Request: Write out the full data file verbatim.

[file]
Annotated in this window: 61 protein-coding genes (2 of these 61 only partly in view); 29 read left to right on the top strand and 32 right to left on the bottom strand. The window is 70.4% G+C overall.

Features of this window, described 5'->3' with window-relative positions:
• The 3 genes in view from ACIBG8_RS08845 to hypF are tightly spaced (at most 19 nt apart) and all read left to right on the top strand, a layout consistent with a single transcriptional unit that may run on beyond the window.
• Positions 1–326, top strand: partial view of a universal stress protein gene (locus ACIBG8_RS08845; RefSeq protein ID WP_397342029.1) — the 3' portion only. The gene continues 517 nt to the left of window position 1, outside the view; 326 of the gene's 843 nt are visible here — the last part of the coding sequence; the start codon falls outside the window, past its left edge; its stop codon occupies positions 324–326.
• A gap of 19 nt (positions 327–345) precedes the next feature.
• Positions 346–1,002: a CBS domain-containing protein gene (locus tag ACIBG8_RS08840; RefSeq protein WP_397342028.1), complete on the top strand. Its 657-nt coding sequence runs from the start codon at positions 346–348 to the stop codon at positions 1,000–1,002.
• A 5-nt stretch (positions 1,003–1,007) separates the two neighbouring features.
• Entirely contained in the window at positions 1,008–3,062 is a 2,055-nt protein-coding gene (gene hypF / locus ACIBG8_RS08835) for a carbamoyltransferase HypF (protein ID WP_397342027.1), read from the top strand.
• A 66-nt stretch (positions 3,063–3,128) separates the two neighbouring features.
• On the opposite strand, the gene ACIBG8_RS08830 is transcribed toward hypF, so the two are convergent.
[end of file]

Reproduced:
Annotated in this window: 61 protein-coding genes (2 of these 61 only partly in view); 29 read left to right on the top strand and 32 right to left on the bottom strand. The window is 70.4% G+C overall.

Features of this window, described 5'->3' with window-relative positions:
• The 3 genes in view from ACIBG8_RS08845 to hypF are tightly spaced (at most 19 nt apart) and all read left to right on the top strand, a layout consistent with a single transcriptional unit that may run on beyond the window.
• Positions 1–326, top strand: partial view of a universal stress protein gene (locus ACIBG8_RS08845; RefSeq protein ID WP_397342029.1) — the 3' portion only. The gene continues 517 nt to the left of window position 1, outside the view; 326 of the gene's 843 nt are visible here — the last part of the coding sequence; the start codon falls outside the window, past its left edge; its stop codon occupies positions 324–326.
• A gap of 19 nt (positions 327–345) precedes the next feature.
• Positions 346–1,002: a CBS domain-containing protein gene (locus tag ACIBG8_RS08840; RefSeq protein WP_397342028.1), complete on the top strand. Its 657-nt coding sequence runs from the start codon at positions 346–348 to the stop codon at positions 1,000–1,002.
• A 5-nt stretch (positions 1,003–1,007) separates the two neighbouring features.
• Entirely contained in the window at positions 1,008–3,062 is a 2,055-nt protein-coding gene (gene hypF / locus ACIBG8_RS08835) for a carbamoyltransferase HypF (protein ID WP_397342027.1), read from the top strand.
• A 66-nt stretch (positions 3,063–3,128) separates the two neighbouring features.
• On the opposite strand, the gene ACIBG8_RS08830 is transcribed toward hypF, so the two are convergent.